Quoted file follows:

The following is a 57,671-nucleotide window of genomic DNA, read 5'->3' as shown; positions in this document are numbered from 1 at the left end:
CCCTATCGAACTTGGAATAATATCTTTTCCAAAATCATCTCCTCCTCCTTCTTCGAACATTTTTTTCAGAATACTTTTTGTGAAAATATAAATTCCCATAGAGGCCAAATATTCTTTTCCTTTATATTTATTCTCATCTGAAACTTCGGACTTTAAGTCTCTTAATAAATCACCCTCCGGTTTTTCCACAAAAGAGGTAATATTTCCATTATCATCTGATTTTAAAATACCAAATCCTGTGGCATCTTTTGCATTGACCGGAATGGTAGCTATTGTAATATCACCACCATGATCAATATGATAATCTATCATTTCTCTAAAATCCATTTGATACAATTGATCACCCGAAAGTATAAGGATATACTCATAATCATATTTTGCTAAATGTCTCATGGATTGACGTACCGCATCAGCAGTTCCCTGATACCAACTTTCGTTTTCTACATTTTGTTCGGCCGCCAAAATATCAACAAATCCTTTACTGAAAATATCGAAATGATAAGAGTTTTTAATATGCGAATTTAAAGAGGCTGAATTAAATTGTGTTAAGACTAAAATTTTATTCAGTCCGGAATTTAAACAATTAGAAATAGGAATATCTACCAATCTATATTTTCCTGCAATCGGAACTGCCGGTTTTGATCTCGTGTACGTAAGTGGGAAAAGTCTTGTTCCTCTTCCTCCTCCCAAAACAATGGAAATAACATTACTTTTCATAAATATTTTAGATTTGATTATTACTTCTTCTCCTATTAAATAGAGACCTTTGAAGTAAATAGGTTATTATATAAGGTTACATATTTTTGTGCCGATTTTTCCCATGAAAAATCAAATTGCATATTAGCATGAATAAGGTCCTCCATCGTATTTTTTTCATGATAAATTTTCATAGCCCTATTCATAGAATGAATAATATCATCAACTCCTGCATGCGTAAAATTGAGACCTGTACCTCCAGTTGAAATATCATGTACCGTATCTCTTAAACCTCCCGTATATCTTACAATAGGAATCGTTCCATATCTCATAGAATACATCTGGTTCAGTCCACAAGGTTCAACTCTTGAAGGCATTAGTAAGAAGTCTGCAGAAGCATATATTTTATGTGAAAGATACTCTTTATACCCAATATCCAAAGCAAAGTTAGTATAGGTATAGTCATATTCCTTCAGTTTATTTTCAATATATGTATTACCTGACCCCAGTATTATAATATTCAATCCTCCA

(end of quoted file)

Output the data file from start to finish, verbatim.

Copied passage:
The following is a 57,671-nucleotide window of genomic DNA, read 5'->3' as shown; positions in this document are numbered from 1 at the left end:
CCCTATCGAACTTGGAATAATATCTTTTCCAAAATCATCTCCTCCTCCTTCTTCGAACATTTTTTTCAGAATACTTTTTGTGAAAATATAAATTCCCATAGAGGCCAAATATTCTTTTCCTTTATATTTATTCTCATCTGAAACTTCGGACTTTAAGTCTCTTAATAAATCACCCTCCGGTTTTTCCACAAAAGAGGTAATATTTCCATTATCATCTGATTTTAAAATACCAAATCCTGTGGCATCTTTTGCATTGACCGGAATGGTAGCTATTGTAATATCACCACCATGATCAATATGATAATCTATCATTTCTCTAAAATCCATTTGATACAATTGATCACCCGAAAGTATAAGGATATACTCATAATCATATTTTGCTAAATGTCTCATGGATTGACGTACCGCATCAGCAGTTCCCTGATACCAACTTTCGTTTTCTACATTTTGTTCGGCCGCCAAAATATCAACAAATCCTTTACTGAAAATATCGAAATGATAAGAGTTTTTAATATGCGAATTTAAAGAGGCTGAATTAAATTGTGTTAAGACTAAAATTTTATTCAGTCCGGAATTTAAACAATTAGAAATAGGAATATCTACCAATCTATATTTTCCTGCAATCGGAACTGCCGGTTTTGATCTCGTGTACGTAAGTGGGAAAAGTCTTGTTCCTCTTCCTCCTCCCAAAACAATGGAAATAACATTACTTTTCATAAATATTTTAGATTTGATTATTACTTCTTCTCCTATTAAATAGAGACCTTTGAAGTAAATAGGTTATTATATAAGGTTACATATTTTTGTGCCGATTTTTCCCATGAAAAATCAAATTGCATATTAGCATGAATAAGGTCCTCCATCGTATTTTTTTCATGATAAATTTTCATAGCCCTATTCATAGAATGAATAATATCATCAACTCCTGCATGCGTAAAATTGAGACCTGTACCTCCAGTTGAAATATCATGTACCGTATCTCTTAAACCTCCCGTATATCTTACAATAGGAATCGTTCCATATCTCATAGAATACATCTGGTTCAGTCCACAAGGTTCAACTCTTGAAGGCATTAGTAAGAAGTCTGCAGAAGCATATATTTTATGTGAAAGATACTCTTTATACCCAATATCCAAAGCAAAGTTAGTATAGGTATAGTCATATTCCTTCAGTTTATTTTCAATATATGTATTACCTGACCCCAGTATTATAATATTCAATCCTCCA